On E vs F, bumbs, etc.. I haven't had a Kusan in front of me in many decades. Even my reading up on them well was a while ago.
On exacting loco I.D., it is things like trucks, panels, number of fans and where, etc.. I'd just as likely count rivets unless I learn it 'naturally' or hands on (have at it though )
On diesels, the draw is more about style for me than anything else so I've never really tried to learn them. I like them all, but I might rather have a model of the motor if you take away the style, because that's all that's left that matters to me.
So I see E or F "carbody's" more as a cool shape, even after the return to traditional frames; ALCO vs EMD; etc. they are all still "carbodies" to me for the shape. The older the better too. I liked the demo/ TA nose rake and smaller consists best. BL2s, Deltics, Little Joe, etc. all fall into that niche or me
Soldering isn't really hard (unless there is some motor skill issues). It just takes some practice and a hot iron or patience to wait for heat transfer. Most issues are simply trying to use plumbing solder, dirty metals (flux cleans it if bad) or not enough heat.
Or rarer, far too much heat (like near red hot, metal changes color, etc.) The fact is, solder moves to the heat. Any issues you had were likely from not enough heat, and the solder wanted to climb back onto the iron because the brass, copper, wire, etc. wasn't quite hot enough. Close, but not enough. When hot enough, solder flattens. Too cold, it forms beads, too hot it forms beads and sweats "dirt" (and maybe changes color of metal) .
Using the F as 2r on 3r track depends on the track type. There is actually a lot to be considered. Loops without turnouts are much easier.
Speaking of easy, converting to 3r can likely be done and removed without a trace. The wheel wipers can stay. You would only change where one sides wire connects inside the train. (where varies by final choices)
They had a switch under other versions for 2r /3r or maybe ac/dc... point is you could also add a switch for 2r/3r if you wanted. Unscrew the roller(s)and unplug (add plug) then throw the switch for 2r...
You'll need all of the left or right outer rails to be isolated from each other. GarGraves and Ross come this way (wood ties). Tubular track needs isolation fish-paper insterted into one side of all rails, between tie and rail , so that one outer rail is isolated electrically, just like our center rail. This rules out many turnouts. GG or Ross turnouts would be needed too, or every turnout would also likely need modification too, if it can be done to that type.
Plastic roadbed track takes clipping the bands that connect the outer rails together, and doing plastic turnout mods too, if they can be done...??? This is new territory. I've not been inside newer turnouts to know how hard or easy it may be.... my optimism isnt as high on these tracks.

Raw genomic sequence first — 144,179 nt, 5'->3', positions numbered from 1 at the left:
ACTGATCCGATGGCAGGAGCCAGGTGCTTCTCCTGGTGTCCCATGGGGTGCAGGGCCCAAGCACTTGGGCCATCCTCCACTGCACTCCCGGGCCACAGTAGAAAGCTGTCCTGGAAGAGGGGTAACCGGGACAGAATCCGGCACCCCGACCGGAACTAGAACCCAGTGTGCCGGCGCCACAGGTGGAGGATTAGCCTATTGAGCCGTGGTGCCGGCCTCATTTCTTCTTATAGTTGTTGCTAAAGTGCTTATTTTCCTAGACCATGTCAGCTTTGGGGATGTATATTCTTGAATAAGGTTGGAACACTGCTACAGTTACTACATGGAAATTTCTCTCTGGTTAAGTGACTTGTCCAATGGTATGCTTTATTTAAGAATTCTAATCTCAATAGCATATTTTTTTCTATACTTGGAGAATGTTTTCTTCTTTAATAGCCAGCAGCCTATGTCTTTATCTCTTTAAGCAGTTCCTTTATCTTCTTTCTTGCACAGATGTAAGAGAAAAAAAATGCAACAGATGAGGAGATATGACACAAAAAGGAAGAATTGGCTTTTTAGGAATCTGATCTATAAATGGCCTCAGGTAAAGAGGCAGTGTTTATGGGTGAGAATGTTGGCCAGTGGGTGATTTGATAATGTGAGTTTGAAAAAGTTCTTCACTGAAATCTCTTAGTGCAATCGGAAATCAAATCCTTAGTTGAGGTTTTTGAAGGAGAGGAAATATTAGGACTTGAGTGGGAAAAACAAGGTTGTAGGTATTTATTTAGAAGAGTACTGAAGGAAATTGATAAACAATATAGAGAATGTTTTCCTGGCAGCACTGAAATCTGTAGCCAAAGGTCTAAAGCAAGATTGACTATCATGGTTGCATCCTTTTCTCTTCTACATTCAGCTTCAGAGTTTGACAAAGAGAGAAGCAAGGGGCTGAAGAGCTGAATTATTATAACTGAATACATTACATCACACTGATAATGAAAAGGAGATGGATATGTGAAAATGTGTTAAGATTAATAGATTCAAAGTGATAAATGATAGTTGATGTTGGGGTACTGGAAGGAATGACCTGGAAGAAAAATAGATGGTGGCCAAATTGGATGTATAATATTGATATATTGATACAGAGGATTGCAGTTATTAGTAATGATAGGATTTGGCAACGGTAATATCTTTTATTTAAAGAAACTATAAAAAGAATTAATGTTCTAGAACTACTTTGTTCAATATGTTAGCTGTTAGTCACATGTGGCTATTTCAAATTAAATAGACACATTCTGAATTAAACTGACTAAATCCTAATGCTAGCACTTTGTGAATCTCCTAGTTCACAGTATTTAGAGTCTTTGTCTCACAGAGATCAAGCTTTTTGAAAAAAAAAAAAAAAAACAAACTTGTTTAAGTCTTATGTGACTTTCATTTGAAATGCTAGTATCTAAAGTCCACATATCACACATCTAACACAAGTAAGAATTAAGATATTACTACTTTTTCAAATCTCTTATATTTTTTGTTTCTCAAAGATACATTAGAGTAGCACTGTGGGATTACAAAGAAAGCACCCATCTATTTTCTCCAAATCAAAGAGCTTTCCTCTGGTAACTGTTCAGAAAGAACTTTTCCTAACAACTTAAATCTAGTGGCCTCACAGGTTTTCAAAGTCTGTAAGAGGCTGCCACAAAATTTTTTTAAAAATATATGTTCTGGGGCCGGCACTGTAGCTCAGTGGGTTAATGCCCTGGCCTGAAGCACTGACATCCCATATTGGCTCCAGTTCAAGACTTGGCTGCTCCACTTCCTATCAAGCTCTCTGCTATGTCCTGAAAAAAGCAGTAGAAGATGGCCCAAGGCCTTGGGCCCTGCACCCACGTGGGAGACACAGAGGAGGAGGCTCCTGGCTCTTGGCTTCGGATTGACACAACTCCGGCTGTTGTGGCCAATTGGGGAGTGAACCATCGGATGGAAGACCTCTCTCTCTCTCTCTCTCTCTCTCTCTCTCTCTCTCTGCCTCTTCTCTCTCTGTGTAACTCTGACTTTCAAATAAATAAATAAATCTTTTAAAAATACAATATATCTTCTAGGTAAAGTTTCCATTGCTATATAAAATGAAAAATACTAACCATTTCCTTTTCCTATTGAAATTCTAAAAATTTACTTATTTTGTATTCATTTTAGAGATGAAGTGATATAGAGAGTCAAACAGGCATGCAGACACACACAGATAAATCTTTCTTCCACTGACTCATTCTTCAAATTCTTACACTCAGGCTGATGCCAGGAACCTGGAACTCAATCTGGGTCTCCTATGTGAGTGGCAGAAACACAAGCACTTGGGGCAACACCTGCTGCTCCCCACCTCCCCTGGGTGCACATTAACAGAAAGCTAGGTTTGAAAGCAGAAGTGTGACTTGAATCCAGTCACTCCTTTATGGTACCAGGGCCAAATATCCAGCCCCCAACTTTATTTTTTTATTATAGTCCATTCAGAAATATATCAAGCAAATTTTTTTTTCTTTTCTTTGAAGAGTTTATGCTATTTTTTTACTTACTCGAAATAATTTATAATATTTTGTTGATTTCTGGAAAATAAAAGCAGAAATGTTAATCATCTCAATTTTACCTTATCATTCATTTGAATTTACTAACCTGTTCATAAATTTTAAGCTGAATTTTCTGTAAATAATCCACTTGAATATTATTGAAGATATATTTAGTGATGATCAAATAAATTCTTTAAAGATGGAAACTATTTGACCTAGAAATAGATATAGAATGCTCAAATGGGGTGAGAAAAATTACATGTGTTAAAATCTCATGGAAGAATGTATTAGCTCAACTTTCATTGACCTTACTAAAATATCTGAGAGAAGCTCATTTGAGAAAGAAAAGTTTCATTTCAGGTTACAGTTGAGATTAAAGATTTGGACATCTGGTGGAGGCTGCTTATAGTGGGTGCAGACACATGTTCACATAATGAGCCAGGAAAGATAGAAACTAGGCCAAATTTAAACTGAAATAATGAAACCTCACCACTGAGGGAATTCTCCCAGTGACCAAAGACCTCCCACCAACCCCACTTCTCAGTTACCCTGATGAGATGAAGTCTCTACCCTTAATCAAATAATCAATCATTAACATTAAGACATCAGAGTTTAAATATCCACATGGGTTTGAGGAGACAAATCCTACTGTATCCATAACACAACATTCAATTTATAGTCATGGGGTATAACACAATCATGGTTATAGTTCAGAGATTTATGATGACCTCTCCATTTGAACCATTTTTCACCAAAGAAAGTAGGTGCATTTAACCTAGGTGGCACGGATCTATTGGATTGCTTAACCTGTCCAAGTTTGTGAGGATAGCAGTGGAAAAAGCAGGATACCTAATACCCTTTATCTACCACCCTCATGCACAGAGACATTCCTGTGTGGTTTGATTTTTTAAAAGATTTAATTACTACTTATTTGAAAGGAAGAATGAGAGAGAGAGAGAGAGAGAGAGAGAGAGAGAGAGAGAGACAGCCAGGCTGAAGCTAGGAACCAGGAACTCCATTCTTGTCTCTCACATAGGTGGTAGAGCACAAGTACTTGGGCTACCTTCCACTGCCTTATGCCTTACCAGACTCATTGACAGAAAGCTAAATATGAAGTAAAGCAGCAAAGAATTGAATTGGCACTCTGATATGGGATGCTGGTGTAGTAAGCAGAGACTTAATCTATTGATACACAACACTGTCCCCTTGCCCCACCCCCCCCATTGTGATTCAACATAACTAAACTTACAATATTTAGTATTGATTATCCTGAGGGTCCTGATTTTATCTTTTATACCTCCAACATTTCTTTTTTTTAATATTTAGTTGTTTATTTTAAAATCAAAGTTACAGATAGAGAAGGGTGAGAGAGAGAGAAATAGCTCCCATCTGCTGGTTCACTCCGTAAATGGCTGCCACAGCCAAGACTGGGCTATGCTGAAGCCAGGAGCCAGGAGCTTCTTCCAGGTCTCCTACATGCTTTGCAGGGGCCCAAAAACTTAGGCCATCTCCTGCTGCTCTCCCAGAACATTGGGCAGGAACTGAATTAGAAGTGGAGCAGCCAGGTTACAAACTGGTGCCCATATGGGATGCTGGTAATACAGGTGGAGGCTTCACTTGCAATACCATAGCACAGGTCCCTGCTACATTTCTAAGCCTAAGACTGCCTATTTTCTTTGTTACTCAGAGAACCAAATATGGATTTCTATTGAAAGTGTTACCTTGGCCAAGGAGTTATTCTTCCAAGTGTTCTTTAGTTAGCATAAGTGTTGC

So yes it can be done, but converting to 3r is easier.
A bridge rectifier on the engine will turn AC to DC , but alone on the train means forward only. You will also need an e-unit or reversing board* if reversing is important to you (I'm happy just looping anymore...guilty of being easily amused ) The forward only method will cost you more in labor than the part (under $5... grab an extra ) B.R.s in the right package style can accept push on crimp connectors if that thought appeals to you.... no solder, just wire nuts and crimping.
If a board is the choice, it must handle the amps of the motor new or old. The amps can be measured pretty easily. Or ask what others with Kusan read off thier motor and assume yours is the same, or has slightly higher draw just to be safe.
Do you have a volt/amp/ohm meter? We can do this stuff step by step if needed. If you feel embarrassed about anything, private contact is ok by me too. My mail is listed, and Im unable to work as well, so I'm pretty available too. Click my name and look around my profile for the address. And fyi, I wouldn't have guessed you had a recent injury if it's any consolation. I can relate somewhat too. I think I had heat stroke about 10 years ago.
An alternate method, mount the B.R. near the transformer and add a toggle to choose AC or DC going to the rails. A second toggle can then change DC directions when needed.
For 3r conversions you would remove one sides wheel wire inside and connect it to the other sides wheel wire. The new roller wire would go where the removed wheel wire used to go. (or to the reversing unit of choice if one is used, etc.)
*Worth noting, a reverse board may have a rectifier built in. The only problem has been the large amp total used by O many older motors has kept these limited to being used on new trains equipped with small can motors until fairly recently.
I'd also consider a search at, or call to DALEE to price a high amp, ac to dc rev. board.
I hope this makes sense. I had to fight this composer for 4 hours to get it this clear ... whole paragraphs vanishing or moving , backspace creates two cursors and erases on 2 lines at a time, etc etc.